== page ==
We made a quick stop to allow a woman to board the buss selling lotus seed pods. Rath, our Siem Reap guide, explained that the seed were edible. We tried some. They we OK, but nothing to write home about. We also tried a rambutan fruit. It was better than the lotus seed. It was sweet, kind of grape-like and had a big seed inside.
At another stop, Rath introduced us to Mrs. Sawoun. She was a widow with several children. To raise money, she captures tarantulas – FOR FOOD! She digs them out of their holes a pulls the fangs off.They were actually quite docile: Ugh! That’s me!! But hold onto your hats!! She cooks them in a wok and Peter (always the food adventurer) ate 2. I didn’t have my camera ready for the first on so he had to eat a second!!Not to be out done, I tried one. As you can see, I thought it was disgusting: A soft gooey body with lots of crisp hairy legs. I had to spit it out. Even their dog wouldn’t eat it. Fred Swartz, from CA, seemed to enjoy my discomfort, though. I was picking tarantula leg hairs out of my teeth for an hour.
Let’s move on. Here are some women harvesting rice. We got off the bus and went into the field to watch and help. The rice stalks are cut with a very sharp sickle and bundled together and left for a later pick up. Rice stalks are very hard and coarse. Even the water buffaloes had difficulty eating it. It’s usually burned.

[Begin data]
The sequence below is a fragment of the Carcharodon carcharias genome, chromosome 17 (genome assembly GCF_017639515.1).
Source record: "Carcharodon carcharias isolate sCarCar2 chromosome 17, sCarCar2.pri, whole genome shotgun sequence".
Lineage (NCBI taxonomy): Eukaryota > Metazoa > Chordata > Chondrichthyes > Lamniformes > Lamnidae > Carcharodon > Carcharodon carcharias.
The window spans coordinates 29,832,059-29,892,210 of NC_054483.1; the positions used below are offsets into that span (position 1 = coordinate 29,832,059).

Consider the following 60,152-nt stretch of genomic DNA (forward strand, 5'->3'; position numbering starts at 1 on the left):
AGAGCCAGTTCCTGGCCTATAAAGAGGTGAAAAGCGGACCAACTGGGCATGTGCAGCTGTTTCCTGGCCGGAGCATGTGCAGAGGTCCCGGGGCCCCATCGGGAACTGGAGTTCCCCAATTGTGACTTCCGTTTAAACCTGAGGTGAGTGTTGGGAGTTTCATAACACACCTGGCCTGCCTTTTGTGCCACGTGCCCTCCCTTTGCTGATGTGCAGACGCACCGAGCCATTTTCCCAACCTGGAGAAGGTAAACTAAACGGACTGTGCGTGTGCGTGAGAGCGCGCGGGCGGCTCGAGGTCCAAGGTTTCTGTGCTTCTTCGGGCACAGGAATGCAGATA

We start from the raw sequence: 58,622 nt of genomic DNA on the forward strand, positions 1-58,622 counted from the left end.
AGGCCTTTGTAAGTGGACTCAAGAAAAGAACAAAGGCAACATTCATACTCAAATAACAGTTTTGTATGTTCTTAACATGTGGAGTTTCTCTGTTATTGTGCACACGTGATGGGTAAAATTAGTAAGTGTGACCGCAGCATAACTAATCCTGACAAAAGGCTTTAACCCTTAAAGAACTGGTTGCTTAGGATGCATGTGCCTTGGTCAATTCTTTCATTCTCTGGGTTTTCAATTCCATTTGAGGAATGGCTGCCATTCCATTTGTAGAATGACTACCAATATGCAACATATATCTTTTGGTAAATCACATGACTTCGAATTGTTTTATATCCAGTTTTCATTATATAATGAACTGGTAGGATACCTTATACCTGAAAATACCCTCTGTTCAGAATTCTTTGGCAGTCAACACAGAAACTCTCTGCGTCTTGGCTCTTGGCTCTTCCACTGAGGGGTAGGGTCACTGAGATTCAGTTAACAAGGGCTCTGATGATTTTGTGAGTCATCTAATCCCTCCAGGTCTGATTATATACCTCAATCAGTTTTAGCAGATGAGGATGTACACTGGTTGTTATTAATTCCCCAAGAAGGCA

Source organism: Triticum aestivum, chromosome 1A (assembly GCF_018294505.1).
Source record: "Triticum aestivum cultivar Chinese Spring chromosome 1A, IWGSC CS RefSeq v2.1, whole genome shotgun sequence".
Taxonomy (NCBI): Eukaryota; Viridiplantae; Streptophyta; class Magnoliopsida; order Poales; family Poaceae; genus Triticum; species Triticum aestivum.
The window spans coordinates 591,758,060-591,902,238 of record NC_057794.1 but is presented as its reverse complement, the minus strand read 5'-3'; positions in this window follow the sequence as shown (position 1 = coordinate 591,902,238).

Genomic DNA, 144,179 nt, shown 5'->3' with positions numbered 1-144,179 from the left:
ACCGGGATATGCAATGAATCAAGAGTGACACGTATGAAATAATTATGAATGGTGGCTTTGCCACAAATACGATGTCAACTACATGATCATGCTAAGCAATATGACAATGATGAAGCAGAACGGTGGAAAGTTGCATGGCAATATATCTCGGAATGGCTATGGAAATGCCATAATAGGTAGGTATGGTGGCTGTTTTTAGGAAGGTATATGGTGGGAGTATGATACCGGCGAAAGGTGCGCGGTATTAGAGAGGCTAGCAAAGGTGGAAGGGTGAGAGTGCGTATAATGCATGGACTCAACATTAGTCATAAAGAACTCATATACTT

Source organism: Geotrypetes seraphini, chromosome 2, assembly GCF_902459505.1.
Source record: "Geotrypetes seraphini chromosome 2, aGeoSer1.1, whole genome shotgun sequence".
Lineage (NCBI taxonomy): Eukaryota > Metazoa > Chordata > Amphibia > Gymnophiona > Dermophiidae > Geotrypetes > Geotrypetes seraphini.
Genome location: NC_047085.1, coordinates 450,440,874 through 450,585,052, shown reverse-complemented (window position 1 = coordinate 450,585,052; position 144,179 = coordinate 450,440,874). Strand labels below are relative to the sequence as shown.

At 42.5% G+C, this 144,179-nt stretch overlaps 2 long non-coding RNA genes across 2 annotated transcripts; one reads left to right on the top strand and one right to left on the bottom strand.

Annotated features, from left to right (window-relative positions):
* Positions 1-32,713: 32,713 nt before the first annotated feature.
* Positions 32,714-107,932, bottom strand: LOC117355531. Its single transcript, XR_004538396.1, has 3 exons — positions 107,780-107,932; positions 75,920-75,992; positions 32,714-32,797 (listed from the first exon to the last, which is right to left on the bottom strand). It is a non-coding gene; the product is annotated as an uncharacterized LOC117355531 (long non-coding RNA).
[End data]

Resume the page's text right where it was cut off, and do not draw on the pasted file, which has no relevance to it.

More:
Green funerals are becoming more popular among the ecologically conscious. Some people are now asking that they be buried quickly, without embalming, in a coffin that is completely biodegradable. Rice straw is now used to make biodegradable coffins.
The bottom picture show threshed rice being dried onmats. This was a common sight along the road.
We had lunch at the Prey Pro riverside restaurant. Note our lovely waitress!
Some of us tried the local beer “Angkor”. I preferred “Kingdom” Pilsner.
We stopped later and watched a stone carver at work. These sculptures are made of sand stone and, because of their size, they are made to order. Note the long ears on the Buddha. Long ears means “listen for a long time before deciding important issues”. Good advice!
I think the “Angkor” and tarantulas may have gotten to Pete.
This is the “Naga Bridge” at Kompong Kdei. The bridge, built in the late 12th century, is the best laterite-built bridge of Angkor era (the 9th to 15th centuries) which has survived until today. The bridge is located on the main highway of National Road 6 from Phnom Penh to Siem Reap and it was used to carry all kinds of transportation as the main highway. In 1965, the bridge had been restored.
Nowadays, Kampong Kdei Bridge is still in good condition, however, the main highway has been diverted with a bypass and a new bridge has been built. Now it’s crossed mainly by villagers ( and the occasional tour bus) who travel by motorbikes and bicycles only.
Note that the river rises to the top of the bridge openings. Note, also, the nine-headed Naga. His body is the bridge balustrades.
Don’t ask me why this ferris wheel is here in this small village near the bridge.
Our last stop before reaching Siem Reap was at Rath’s home. We met his wife and childern out side a store she operates. Rath is an unusual person: When he is not being a City Guide for OAT, he is a teacher. He teaches local kid how to read in this “one room school” (above) next to his house. He does this free of charge! We were all quite impressed with Rath!!
We overtook this guy. They use motorbikes to transport everything including 4 pigs. Pete said that a pig on it’s back is almost paralyzed. These guys look paralized!
We’ll stop the Day 14 narrative here and pick it up again on Page 11.